Today’s Daily Post is Pride and Joy. Mine is my blood. It is a good opportunity to remind you to donate blood.
As I have written, I am a now a big proponent of donating blood. I’m a coward when it comes to essentially all things medical but I can assure you that the process is painless, and not even terribly wooz-inducing. I’m up to thirteen donations now and my only regret is that I didn’t start earlier.
During the preparation for one of my donations – temperature, blood pressure, hemoglobin check, a whole bunch of very personal questions – while looking over my file the nurse exclaimed “Oh my goodness”. Being a bit of a Negative-Norman I immediately assumed she had found something on my chart indicating some sort of rare disorder that will cause my blood to solidify in my veins by age sixty or some other hideous affliction.
But no; what she told me she had found was that not only is my blood type RH O Negative, making me a Universal Donor – Everybody Loves DC or maybe Donovan Leach will re-record the Universal Soldier, but updated to Donor – but I am also CMV Negative.
My wild hoots of relief came to an abrupt end when I realized I had no idea what she was talking about. So she explained that CMV is a virus that about half the adults in the world have. It poses no health problem unless you are a newborn in need of a transfusion, then you’d be wanting CMV-free blood. As the New York Blood Centre puts it, CMV (cytomegalovirus) is a common virus found in the environment. It can be spread through body fluids, including blood transfusions. About 50% of the general population is infected. It is not a serious infection, except for people who are already in compromised health conditions, such as newborn babies or pregnant women. In these cases, the CMV virus could cause birth defects.
Yep, I’m a baby saver! No cape, no ability to leap tall buildings – not even short ones come to think of it, and I get claustrophobic in elevators – just about ten pints of baby-saving blood flowing through a maze of my veins.
The fact that I am both CMV Negative and O Negative puts me in a very small group; about 1.4% of the world’s population. This got me thinking, which is not always a good thing. When it comes to bees the queen is revered, cosseted in the hive and waited on wing and stinger by a plethora of drones. So important is she to the overall well-being of the hive that her every whim is their desire.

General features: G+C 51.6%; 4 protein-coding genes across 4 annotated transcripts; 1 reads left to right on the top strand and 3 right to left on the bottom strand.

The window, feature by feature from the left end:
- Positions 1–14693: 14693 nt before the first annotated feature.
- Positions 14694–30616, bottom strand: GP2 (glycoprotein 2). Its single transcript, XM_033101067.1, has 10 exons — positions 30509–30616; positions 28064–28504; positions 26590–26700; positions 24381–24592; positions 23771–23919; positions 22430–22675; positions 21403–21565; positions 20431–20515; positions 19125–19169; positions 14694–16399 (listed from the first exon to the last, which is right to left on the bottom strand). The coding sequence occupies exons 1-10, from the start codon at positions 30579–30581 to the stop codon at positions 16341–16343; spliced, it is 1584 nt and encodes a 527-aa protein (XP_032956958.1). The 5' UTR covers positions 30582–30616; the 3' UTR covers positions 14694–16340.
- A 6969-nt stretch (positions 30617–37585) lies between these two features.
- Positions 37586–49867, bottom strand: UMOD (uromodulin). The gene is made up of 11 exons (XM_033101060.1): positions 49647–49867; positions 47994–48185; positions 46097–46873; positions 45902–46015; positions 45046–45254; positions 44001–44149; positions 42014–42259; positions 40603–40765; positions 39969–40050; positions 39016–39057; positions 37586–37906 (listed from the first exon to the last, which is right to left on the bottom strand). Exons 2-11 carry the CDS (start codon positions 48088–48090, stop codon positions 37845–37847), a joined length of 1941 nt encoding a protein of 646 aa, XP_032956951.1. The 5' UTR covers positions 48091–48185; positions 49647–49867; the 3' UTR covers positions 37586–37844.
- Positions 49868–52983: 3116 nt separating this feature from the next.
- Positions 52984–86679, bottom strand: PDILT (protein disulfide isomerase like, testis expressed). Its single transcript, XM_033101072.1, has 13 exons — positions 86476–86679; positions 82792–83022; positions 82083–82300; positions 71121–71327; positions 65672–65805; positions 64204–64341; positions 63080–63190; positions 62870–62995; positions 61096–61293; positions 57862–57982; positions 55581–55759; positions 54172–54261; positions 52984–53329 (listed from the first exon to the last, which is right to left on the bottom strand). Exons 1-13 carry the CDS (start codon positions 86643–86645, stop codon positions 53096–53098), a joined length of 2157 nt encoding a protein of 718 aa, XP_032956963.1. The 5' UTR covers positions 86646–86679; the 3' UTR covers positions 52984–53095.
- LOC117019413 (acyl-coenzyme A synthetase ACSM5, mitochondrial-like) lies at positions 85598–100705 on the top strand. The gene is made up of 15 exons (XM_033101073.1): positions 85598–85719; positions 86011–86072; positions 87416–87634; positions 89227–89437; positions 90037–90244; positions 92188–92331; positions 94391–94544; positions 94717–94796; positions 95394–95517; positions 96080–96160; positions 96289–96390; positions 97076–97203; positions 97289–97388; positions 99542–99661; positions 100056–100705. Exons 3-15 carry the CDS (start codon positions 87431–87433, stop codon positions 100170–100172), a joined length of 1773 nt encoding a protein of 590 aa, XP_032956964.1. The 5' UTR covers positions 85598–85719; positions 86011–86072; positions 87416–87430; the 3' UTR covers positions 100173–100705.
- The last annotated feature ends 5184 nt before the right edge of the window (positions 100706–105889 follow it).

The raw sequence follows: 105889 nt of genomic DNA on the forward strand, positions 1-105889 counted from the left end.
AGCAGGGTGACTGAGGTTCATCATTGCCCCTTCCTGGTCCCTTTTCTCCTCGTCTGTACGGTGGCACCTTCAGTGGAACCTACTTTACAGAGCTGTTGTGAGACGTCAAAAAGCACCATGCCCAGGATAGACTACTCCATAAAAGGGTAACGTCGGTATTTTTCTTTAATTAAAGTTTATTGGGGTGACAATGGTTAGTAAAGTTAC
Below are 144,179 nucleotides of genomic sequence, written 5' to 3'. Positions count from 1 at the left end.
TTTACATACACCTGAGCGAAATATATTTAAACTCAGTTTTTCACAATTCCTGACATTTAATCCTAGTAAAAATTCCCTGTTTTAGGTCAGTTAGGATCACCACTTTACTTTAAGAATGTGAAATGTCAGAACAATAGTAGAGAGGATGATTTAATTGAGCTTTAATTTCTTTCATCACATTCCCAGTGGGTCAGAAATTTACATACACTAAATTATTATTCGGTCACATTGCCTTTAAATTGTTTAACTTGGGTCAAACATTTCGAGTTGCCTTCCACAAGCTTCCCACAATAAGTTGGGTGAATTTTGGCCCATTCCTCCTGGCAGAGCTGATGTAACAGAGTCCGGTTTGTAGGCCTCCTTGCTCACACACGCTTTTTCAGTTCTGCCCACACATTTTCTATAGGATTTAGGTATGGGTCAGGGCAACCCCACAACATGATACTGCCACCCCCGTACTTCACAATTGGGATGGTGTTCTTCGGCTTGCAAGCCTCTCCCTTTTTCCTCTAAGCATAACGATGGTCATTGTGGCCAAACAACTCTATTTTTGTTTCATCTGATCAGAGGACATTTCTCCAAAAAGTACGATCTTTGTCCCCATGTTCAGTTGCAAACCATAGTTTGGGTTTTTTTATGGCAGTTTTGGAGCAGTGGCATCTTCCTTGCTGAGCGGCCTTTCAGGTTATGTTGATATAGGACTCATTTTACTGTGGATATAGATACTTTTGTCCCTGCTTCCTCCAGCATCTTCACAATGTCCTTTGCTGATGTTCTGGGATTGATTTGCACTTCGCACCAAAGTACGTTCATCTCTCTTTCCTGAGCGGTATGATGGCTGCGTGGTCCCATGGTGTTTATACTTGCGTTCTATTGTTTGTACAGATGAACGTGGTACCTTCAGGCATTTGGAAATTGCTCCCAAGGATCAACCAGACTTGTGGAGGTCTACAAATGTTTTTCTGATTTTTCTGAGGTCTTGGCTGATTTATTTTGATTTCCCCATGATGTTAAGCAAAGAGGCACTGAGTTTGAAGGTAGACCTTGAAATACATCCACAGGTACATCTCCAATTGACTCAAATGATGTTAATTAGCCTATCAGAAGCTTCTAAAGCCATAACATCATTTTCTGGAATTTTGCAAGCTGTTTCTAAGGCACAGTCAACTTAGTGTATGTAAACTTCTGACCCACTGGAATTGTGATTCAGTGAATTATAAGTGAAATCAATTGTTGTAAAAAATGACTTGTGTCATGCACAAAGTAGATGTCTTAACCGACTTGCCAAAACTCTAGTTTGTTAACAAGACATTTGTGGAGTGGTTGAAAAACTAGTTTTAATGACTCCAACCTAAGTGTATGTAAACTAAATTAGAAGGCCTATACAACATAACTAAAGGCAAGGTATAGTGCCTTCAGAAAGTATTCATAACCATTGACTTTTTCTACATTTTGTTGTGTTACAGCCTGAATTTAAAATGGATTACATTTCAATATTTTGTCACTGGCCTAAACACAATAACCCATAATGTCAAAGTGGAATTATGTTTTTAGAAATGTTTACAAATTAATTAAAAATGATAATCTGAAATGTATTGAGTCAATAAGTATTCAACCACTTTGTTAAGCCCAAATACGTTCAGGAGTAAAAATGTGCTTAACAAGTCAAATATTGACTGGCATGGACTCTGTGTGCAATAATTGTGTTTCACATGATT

It seems to me that we baby-saving double negatives should be treated in a somewhat similar fashion. Perhaps we should be housed in large elegant mansions, with a veritable army of staff to see to our needs. Provided with only the best food and drink prepared by world-class chefs, first-rate exercise equipment and superior sound systems. Thus ensuring we make certain our rare but baby-saving blood is ready for harvesting every 56 days.
Clearly this is yet another example from nature of beasts being miles ahead of humans when it comes to self-protection. Yet before you suggest I find myself a large hive in which to take up residence I should tell you I’m afraid of bees too!
18 thoughts on “I’m a Baby-Saver!”
Such great practice! Such a shame though that those bottles of blood aren’t well preserved in our country!
Good for you for donating regularly! I’m chronically anemic, so I can’t ever give blood, but would if I could.
It’s the thought that counts!
🙂 Thanks.. would be nice to give though. Oh well.
“Perhaps we should be housed in large elegant mansions, with a veritable army of staff to see to our needs. Provided with only the best food and drink prepared by world-class chefs, first-rate exercise equipment and superior sound systems. Thus ensuring we make certain our rare but baby-saving blood is ready for harvesting every 56 days.”
OR…..we could just strap you to a bed and force feed you hospital food and harvest your blood! (Just kidding).
Congrats for being a bay saver.
You are pragmatic … cruel, but pragmatic! Cheers.
I would really like to know how to “like” your blogs. Cant figure it out.
Toward the bottom is a “like” button. But your comments are nice too! Thanks.
This is an admirable thing donating blood regularly.
I’ve had cancer, so no one wants my blood. OR my organs. But I’ve known a few people with rare blood types who gave a lot of blood because there were so few of them.